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MISO and SPP to Study Solutions for Transmission Seam Challenges

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DW Keefer's picture
Journalist, Independent Journalist and Analyst

DW Keefer is a Denver-based energy journalist who writes extensively for national and international publications on all forms of electric power generation, utility regulation, business models...

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  • Sep 25, 2020
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The Midcontinent Independent System Operator (MISO) and Southwest Power Pool (SPP) will launch a year-long study to identify transmission projects with “comprehensive, cost effective and efficient upgrades.”

The Regional Transmission Organizations (RTOs) said they are looking for solutions to historical challenges facing generation interconnection customers in areas where their boundaries connect, also known as seams.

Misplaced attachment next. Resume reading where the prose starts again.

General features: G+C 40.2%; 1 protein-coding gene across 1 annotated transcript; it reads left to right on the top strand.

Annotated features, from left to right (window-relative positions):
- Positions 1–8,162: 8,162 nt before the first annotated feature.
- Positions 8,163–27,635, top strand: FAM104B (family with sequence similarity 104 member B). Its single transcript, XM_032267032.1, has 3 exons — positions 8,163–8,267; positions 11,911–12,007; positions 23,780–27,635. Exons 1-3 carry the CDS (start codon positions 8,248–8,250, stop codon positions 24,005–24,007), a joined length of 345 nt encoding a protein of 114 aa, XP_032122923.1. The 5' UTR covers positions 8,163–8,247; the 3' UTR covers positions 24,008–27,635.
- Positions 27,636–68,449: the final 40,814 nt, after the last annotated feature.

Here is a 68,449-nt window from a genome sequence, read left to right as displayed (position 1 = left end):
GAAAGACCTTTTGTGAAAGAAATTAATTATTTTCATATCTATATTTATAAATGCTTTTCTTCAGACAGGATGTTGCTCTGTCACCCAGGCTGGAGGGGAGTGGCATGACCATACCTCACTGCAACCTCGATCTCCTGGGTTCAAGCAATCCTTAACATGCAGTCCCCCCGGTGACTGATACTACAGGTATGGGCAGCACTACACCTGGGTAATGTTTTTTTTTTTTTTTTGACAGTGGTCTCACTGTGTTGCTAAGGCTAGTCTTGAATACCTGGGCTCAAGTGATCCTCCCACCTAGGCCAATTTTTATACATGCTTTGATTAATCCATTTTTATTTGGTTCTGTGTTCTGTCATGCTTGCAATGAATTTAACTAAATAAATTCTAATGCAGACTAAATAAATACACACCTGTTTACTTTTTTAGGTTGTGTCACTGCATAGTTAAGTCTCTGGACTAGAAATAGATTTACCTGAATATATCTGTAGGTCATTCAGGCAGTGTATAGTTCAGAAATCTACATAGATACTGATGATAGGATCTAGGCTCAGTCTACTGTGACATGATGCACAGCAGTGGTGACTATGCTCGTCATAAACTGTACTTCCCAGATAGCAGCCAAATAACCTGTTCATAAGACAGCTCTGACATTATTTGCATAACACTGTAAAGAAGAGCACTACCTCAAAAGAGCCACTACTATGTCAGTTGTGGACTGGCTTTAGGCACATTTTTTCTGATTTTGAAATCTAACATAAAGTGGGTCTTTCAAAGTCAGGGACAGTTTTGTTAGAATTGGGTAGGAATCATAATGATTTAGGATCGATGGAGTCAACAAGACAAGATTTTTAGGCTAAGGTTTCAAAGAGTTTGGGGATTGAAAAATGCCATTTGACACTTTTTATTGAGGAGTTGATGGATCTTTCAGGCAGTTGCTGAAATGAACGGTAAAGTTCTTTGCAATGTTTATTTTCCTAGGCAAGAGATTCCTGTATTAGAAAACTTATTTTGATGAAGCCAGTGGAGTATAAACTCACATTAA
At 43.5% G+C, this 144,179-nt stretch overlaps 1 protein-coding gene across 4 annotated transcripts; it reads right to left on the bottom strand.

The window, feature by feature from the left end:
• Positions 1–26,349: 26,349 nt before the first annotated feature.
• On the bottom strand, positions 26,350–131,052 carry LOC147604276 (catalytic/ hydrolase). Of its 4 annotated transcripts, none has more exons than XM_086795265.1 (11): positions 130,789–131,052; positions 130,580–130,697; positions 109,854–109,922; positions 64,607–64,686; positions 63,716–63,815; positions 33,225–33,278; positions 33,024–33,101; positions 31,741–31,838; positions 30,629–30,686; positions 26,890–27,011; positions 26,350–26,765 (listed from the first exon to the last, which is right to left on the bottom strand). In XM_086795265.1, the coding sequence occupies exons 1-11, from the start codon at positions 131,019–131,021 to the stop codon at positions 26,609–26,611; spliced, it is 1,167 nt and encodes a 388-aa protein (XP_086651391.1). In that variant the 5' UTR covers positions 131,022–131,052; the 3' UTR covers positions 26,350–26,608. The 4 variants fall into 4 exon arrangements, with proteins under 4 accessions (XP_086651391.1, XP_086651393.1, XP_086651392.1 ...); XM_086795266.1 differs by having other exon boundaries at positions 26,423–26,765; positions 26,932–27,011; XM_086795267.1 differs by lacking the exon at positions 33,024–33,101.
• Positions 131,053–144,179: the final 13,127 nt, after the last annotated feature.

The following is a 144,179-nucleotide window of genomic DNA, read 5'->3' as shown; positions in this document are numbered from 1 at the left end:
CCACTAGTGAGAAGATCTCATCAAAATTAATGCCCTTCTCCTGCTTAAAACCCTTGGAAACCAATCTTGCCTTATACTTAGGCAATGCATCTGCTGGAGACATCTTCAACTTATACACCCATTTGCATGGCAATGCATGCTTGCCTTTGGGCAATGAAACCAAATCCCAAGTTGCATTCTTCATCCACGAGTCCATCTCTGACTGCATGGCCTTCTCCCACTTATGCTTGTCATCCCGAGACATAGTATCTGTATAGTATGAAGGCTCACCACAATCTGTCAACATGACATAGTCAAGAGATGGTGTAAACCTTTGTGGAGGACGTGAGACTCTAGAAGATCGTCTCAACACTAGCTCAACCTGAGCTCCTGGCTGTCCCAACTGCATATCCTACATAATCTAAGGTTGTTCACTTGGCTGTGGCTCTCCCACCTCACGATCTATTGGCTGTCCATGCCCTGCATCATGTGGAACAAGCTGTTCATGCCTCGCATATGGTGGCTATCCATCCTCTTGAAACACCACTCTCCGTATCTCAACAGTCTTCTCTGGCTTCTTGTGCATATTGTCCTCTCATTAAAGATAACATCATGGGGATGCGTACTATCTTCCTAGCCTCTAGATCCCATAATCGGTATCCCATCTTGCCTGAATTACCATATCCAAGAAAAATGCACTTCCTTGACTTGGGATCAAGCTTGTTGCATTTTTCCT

“A fundamental issue facing grid transformation is the lack of transmission at requested connection points,” said Barbara Sugg, president and CEO for SPP.

The study is expected to formally kick off in December and will include several joint stakeholder meetings to provide informational updates on the findings.

Although MISO and SPP have an existing Joint Operating Agreement that allows them to work through reliability issues, existing processes do not include the simultaneous evaluation of benefits, or allocation of cost, to both load and interconnection customers.

Member companies and stakeholders have told the RTOs that they need a better solution that prioritizes projects that address these gaps.

Each RTO’s existing interconnection processes will continue as planned. The study will run parallel to those with results incorporated at some future time. Any projects identified by the joint study will need to be approved by the Board of Directors of each RTO before moving ahead.

MISO delivers electric power across 15 U.S. states and the Canadian province of Manitoba. SPP manages the electric grid and wholesale energy market for the central United States.

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